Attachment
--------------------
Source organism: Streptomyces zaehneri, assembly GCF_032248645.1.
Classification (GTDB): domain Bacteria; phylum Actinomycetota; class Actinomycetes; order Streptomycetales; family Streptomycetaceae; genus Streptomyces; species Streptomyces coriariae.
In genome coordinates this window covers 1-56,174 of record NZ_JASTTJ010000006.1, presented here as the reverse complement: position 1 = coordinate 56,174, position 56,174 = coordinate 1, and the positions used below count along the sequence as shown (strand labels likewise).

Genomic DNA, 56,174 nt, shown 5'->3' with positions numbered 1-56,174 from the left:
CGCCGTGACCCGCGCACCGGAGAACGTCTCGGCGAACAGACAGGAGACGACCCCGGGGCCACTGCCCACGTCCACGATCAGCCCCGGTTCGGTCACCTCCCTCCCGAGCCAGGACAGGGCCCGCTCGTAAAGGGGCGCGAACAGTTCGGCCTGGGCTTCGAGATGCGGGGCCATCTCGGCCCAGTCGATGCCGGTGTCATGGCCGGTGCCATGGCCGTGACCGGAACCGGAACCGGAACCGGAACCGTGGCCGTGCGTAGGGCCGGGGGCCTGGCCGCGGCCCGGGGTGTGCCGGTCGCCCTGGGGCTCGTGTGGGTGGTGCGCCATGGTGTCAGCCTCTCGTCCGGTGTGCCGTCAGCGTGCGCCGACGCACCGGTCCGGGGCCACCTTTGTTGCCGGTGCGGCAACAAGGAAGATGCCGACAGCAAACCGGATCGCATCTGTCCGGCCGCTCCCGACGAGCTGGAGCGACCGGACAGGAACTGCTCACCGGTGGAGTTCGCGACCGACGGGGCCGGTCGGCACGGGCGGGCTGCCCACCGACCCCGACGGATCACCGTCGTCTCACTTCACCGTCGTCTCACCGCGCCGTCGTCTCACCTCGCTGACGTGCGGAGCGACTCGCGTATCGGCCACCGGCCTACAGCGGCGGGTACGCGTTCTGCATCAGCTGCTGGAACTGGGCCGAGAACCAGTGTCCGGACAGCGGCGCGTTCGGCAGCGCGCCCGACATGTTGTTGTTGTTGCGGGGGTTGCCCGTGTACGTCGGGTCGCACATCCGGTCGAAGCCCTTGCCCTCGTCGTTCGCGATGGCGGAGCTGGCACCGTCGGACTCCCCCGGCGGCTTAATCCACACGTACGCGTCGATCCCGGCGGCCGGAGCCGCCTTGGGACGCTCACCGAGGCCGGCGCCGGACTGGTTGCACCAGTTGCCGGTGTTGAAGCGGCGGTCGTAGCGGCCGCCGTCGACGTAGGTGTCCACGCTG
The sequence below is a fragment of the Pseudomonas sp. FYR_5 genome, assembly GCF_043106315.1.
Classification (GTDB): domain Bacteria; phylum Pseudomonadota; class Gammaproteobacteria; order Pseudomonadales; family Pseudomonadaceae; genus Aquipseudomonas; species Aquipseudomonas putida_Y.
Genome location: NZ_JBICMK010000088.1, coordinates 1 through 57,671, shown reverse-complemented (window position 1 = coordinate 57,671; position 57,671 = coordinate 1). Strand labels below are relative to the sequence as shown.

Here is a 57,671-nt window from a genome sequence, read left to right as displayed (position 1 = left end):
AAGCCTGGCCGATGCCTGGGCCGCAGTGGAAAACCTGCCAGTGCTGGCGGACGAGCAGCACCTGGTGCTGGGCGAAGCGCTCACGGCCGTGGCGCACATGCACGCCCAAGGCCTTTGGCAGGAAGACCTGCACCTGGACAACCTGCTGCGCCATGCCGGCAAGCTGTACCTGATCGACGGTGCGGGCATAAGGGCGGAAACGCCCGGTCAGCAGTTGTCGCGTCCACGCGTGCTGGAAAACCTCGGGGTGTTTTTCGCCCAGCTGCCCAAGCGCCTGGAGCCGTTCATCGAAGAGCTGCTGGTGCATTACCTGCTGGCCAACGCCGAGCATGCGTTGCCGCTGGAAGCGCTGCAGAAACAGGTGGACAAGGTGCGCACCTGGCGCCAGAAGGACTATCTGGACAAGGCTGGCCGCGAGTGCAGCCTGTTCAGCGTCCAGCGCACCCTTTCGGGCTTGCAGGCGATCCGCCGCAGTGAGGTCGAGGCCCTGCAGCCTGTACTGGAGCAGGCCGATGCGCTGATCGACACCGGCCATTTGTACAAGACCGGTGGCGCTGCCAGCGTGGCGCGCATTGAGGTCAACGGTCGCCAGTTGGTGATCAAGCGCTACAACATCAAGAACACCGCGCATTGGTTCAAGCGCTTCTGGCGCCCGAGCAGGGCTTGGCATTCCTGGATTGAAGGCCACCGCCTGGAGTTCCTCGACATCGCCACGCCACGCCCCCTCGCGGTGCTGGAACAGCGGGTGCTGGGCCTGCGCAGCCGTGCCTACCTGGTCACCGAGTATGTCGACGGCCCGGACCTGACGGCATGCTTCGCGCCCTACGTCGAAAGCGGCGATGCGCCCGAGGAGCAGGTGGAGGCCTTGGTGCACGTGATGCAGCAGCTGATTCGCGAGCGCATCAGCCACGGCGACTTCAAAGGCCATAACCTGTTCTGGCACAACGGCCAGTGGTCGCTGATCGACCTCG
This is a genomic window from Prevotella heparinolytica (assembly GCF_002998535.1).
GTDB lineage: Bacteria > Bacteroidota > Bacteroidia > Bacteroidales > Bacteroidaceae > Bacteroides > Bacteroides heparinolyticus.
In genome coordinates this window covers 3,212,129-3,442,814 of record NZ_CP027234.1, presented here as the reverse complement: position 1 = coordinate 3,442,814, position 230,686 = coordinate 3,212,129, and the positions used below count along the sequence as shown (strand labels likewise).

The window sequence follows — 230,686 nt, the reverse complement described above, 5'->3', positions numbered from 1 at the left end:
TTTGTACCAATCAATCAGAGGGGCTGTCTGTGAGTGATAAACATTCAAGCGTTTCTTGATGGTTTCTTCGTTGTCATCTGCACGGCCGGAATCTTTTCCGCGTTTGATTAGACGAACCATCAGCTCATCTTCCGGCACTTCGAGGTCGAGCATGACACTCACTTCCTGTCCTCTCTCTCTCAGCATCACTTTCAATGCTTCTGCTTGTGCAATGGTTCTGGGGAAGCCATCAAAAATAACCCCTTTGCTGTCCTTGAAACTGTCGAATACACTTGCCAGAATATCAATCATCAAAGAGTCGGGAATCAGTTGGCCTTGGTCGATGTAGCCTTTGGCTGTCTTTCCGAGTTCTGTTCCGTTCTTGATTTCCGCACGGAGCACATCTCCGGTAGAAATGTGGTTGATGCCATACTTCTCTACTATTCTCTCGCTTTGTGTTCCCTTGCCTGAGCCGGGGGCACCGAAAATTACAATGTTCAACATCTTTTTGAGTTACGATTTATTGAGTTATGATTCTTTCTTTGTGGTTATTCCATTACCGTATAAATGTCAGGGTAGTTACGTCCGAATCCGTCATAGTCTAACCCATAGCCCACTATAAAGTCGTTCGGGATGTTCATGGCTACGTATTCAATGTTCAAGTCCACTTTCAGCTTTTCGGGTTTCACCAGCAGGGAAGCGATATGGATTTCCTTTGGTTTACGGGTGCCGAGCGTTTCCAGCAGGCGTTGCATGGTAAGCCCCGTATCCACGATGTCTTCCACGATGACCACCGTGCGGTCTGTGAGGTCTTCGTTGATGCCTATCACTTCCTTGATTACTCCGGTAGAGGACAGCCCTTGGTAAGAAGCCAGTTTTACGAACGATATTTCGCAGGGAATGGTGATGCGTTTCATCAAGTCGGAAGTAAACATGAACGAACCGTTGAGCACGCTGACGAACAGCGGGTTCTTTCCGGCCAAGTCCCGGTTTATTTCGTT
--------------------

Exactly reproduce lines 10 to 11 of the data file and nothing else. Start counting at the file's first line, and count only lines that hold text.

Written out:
AAGCCTGGCCGATGCCTGGGCCGCAGTGGAAAACCTGCCAGTGCTGGCGGACGAGCAGCACCTGGTGCTGGGCGAAGCGCTCACGGCCGTGGCGCACATGCACGCCCAAGGCCTTTGGCAGGAAGACCTGCACCTGGACAACCTGCTGCGCCATGCCGGCAAGCTGTACCTGATCGACGGTGCGGGCATAAGGGCGGAAACGCCCGGTCAGCAGTTGTCGCGTCCACGCGTGCTGGAAAACCTCGGGGTGTTTTTCGCCCAGCTGCCCAAGCGCCTGGAGCCGTTCATCGAAGAGCTGCTGGTGCATTACCTGCTGGCCAACGCCGAGCATGCGTTGCCGCTGGAAGCGCTGCAGAAACAGGTGGACAAGGTGCGCACCTGGCGCCAGAAGGACTATCTGGACAAGGCTGGCCGCGAGTGCAGCCTGTTCAGCGTCCAGCGCACCCTTTCGGGCTTGCAGGCGATCCGCCGCAGTGAGGTCGAGGCCCTGCAGCCTGTACTGGAGCAGGCCGATGCGCTGATCGACACCGGCCATTTGTACAAGACCGGTGGCGCTGCCAGCGTGGCGCGCATTGAGGTCAACGGTCGCCAGTTGGTGATCAAGCGCTACAACATCAAGAACACCGCGCATTGGTTCAAGCGCTTCTGGCGCCCGAGCAGGGCTTGGCATTCCTGGATTGAAGGCCACCGCCTGGAGTTCCTCGACATCGCCACGCCACGCCCCCTCGCGGTGCTGGAACAGCGGGTGCTGGGCCTGCGCAGCCGTGCCTACCTGGTCACCGAGTATGTCGACGGCCCGGACCTGACGGCATGCTTCGCGCCCTACGTCGAAAGCGGCGATGCGCCCGAGGAGCAGGTGGAGGCCTTGGTGCACGTGATGCAGCAGCTGATTCGCGAGCGCATCAGCCACGGCGACTTCAAAGGCCATAACCTGTTCTGGCACAACGGCCAGTGGTCGCTGATCGACCTCG
This is a genomic window from Prevotella heparinolytica (assembly GCF_002998535.1).